The class of 2016 represents the first in which over 40 percent of students matriculated with the intent to major in a science, technology, engineering or mathematics (STEM) field.

    From 2006 to 2011, the number of STEM applicants to Yale increased by about 52 percent, compared to a 40 percent increase in overall application numbers in the future. In February 2011, the Admissions Office debuted Yale Engineering and Science Weekend (YES-W) — a program that invites targeted applicants from Yale’s regular decision admissions pool to visit campus to see the University’s science and engineering resources — and plans to continue hosting the program each year, Brenzel added.

  • JustOneDadJustOneDad Registered User Posts: 5,845 Senior Member
    @JHS I know West Campus was created after you were there, but have you seen it? It's quite impressive. Made me want to go back to school. :)

    And, I have to say that the biomedical sciences students who lead our tours were very impressive as well.
  • awcntdbawcntdb Registered User Posts: 3,553 Senior Member
    edited January 2015
    Depends who you are majoring in, to some degree - computer science? Then no brainer - Stanford. But overall, go to the school you feel most comfortable in.
  • JHSJHS Registered User Posts: 17,933 Senior Member
    There's a weird idea around Yale that somehow because it's so strong in things like literary studies, theater, music, and history, it has to be bad in STEM. That simply isn't true, and never has been (although both Yale and Harvard can be accused of dropping the ball on engineering in the second half of the last century). It isn't the across-the-board powerhouse Stanford is, certainly, and it's math program is not as strong in as many fields as Harvard's or Princeton's, but in general, and especially in the life sciences, it has always been a great place to learn, and it attracts great students. Lots of people I knew there as a student are MDs or MD/PhDs. Some of them are "just" practicing physicians, but two of my former roommates are (or were, until recently) the chairs of major departments at world-class academic hospitals. Another classmate and friend is a professor at MIT. (I'm not cherry-picking; these are just people whom I happened to know without having any real involvement in science there.)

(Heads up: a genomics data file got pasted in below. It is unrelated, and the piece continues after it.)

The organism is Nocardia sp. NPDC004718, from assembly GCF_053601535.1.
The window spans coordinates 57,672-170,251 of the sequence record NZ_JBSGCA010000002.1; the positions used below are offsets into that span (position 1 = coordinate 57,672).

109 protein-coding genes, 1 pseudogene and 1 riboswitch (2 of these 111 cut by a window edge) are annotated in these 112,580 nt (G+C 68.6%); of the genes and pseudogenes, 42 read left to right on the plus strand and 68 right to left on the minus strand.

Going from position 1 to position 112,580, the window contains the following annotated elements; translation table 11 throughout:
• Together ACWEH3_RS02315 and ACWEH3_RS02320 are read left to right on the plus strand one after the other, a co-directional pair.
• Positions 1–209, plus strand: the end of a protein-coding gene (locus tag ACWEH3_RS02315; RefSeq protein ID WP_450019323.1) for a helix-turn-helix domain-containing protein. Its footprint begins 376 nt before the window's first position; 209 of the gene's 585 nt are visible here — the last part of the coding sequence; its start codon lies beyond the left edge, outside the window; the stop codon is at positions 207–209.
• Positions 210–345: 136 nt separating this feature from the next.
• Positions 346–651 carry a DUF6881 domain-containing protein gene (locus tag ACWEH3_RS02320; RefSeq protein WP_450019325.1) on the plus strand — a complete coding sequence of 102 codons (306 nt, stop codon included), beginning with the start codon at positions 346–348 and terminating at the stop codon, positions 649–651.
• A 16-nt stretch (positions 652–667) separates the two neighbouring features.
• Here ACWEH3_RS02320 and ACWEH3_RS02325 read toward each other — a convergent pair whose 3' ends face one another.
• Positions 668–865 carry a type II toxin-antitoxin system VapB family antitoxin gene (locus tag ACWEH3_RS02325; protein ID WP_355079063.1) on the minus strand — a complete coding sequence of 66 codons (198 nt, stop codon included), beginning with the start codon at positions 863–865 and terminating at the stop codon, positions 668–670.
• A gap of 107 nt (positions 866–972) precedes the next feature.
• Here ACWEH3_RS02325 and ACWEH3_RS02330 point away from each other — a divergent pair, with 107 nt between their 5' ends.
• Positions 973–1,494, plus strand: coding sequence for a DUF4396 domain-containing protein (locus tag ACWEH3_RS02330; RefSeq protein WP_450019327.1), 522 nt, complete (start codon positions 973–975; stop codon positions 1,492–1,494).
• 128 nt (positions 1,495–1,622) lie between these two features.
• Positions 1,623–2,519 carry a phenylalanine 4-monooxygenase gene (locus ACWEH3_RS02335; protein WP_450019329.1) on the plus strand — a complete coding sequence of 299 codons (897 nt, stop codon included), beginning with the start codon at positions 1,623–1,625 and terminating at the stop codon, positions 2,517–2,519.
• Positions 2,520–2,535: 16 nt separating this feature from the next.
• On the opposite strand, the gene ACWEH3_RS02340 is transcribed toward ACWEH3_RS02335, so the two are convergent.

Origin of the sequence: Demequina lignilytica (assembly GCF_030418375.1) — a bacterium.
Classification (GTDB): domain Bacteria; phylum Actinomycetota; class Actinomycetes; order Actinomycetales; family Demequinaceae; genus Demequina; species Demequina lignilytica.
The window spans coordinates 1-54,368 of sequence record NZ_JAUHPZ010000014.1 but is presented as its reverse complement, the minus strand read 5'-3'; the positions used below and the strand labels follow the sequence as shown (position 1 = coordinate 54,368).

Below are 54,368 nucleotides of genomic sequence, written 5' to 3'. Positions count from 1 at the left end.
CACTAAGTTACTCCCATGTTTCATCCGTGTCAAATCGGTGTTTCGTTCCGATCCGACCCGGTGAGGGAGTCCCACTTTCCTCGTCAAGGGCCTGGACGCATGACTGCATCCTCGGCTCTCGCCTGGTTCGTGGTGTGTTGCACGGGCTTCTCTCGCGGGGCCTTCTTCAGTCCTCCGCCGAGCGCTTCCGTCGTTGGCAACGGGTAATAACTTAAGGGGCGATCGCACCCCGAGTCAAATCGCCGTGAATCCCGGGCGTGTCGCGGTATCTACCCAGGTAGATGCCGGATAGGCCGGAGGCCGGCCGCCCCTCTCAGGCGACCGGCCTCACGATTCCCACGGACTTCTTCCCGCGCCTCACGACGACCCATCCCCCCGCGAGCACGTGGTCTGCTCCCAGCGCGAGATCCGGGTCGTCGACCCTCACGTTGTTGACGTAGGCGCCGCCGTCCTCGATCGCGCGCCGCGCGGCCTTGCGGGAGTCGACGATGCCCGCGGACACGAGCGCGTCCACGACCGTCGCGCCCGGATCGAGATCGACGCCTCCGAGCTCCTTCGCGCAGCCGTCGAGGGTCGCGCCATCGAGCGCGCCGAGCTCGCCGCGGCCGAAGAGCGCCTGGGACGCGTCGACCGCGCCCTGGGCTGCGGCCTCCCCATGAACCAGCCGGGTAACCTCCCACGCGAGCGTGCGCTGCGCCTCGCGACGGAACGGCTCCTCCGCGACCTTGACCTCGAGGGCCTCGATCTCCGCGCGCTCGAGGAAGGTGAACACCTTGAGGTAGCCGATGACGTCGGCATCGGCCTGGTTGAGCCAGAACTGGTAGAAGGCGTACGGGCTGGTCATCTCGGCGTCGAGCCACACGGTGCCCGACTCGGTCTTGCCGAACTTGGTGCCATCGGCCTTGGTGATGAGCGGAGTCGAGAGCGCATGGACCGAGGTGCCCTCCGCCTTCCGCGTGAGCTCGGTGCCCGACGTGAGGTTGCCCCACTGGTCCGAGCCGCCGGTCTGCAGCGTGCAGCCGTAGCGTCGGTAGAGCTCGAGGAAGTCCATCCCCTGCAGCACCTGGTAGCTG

I haven't seen the West Campus other than in pictures; it looks like a nice suburban office park. Meh. Every major university has been building STEM facilities like crazy over the past decade. Stanford has built so much in the past 15 years that many areas of the campus are almost unrecognizable. (If you like the Yale West Campus, you would looooove Stanford.)
  • PlannerPlanner Registered User Posts: 616 Member
    I'm not sure it would be a no-brainer to choose Stanford over Harvard for CS. For one thing, most students change their minds about their major, so OP might decide to major in something else after getting there. Also, some schools prefer to take grad students from a different undergraduate institution. So if OP was thinking of going to Stanford for grad school, choosing Harvard might be the better way to go. Finally, Harvard recently received a huge donation in CS. These sorts of decisions are very hard—and OP might well have to choose, despite the odds, given the early acceptance to Harvard. I'd recommend visiting both places and talking extensively to students and faculty about all aspects of being a student there, then deciding. Either school would probably be fine, but the experiences would likely be very different, if for no other reason than their locations.